*This article is the continuation of the previous “Northern Ireland by the sea: the path from Helen’s Bay to Bangor”*
So after about one hour and a half from our departure from Helen’s Bay, we reached the end of the coastal walk and caught sight of the town of Bangor.
Bangor is the largest town in County Down and it’s situated by the Irish Sea, on the south of Belfast Lough, the large, intertidal sea inlet on the east coast of Northern Ireland inside which is Belfast.
The first detail that you can notice when reaching the town from the coastal path is the red beacon that dominates the end of the port:
In fact Bangor, after a pretty ancient and interesting history (the first settlement dates back at the Bronze Age, then it had also a Viking period and one of the most important monastic trends in Europe), from the Victorian age started to be a renowned holiday spot during the summer, and in the last years a commuter town in winter. In fact the town is connected very well with the northern irish capital through the railway line we took to get to Helen’s Bay and it’s still part of Belfast Metropolitan Area, so it’s the ideal place for those who want to live by the sea but still have their job in the city.
Even if the first impression is that Bangor didn’t keep so much of its long history, actually some buildings are still there. Among these there’s the Old Custom House, one of the oldest buildings in Ireland to have been in continual use, and Bangor Abbey, founded in 558 by Saint Comgall; this is where Saint Columbanus, later abbot of Luxeuil and Bobbio, studied, and Saint Malachy was abbot here in 1121.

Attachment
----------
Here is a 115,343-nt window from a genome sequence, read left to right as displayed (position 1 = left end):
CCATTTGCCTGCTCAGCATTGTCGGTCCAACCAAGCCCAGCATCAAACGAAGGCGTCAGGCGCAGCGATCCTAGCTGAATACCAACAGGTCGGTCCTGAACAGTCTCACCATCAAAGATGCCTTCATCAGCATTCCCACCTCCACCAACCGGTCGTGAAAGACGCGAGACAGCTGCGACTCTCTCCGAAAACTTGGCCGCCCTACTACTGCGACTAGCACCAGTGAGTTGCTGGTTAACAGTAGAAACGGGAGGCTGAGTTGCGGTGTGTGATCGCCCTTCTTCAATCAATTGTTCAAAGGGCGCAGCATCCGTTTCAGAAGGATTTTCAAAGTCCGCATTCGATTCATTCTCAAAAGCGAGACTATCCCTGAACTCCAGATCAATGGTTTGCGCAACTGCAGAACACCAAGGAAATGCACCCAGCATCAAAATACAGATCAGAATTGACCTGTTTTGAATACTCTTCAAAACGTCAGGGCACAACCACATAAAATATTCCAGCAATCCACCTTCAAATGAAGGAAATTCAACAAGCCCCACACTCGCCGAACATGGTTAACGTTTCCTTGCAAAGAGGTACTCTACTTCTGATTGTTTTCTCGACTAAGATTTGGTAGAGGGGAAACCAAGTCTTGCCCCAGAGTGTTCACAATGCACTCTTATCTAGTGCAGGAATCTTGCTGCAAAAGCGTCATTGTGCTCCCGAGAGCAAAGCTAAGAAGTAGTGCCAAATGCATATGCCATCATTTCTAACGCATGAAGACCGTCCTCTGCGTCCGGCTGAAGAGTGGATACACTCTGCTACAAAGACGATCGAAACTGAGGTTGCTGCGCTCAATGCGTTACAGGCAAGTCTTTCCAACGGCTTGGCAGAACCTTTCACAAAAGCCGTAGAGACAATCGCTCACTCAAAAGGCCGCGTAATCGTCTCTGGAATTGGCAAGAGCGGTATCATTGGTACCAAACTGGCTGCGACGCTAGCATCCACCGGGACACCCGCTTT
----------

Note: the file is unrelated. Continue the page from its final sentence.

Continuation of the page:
Another historical spot of the town is the area where you can find Bangor Castle and its Walled Garden.
The Castle, despite the name, is actually a country house; the house itself, composed by 35 bedrooms and incorporating a huge salon for musical recitals, dates to the second half of ‘800, but it is attached to a previous abbey building which had been occupied by Franciscan monks until 1542. Today the complex is the offices of the local council.
As every “castle” should be, the building is surrounded by a huge park, mostly made of forest, inside which there’s a Walled Garden:
Curious, we went searching and we found it just after a short walk among the trees: the Walled Garden dates back to 1840, when it was designed by the Ward family; for a long time it remained closed to the public, so someone started to call it “secret garden”.
The garden won many prizes for its flowers and plants collections and for the beautiful bloomings; inside there are not only common flowers, but also vegetables, spices and a greenhouse with tropical plants.
While we were leaving the park to return to Belfast, a new friend came to say bye: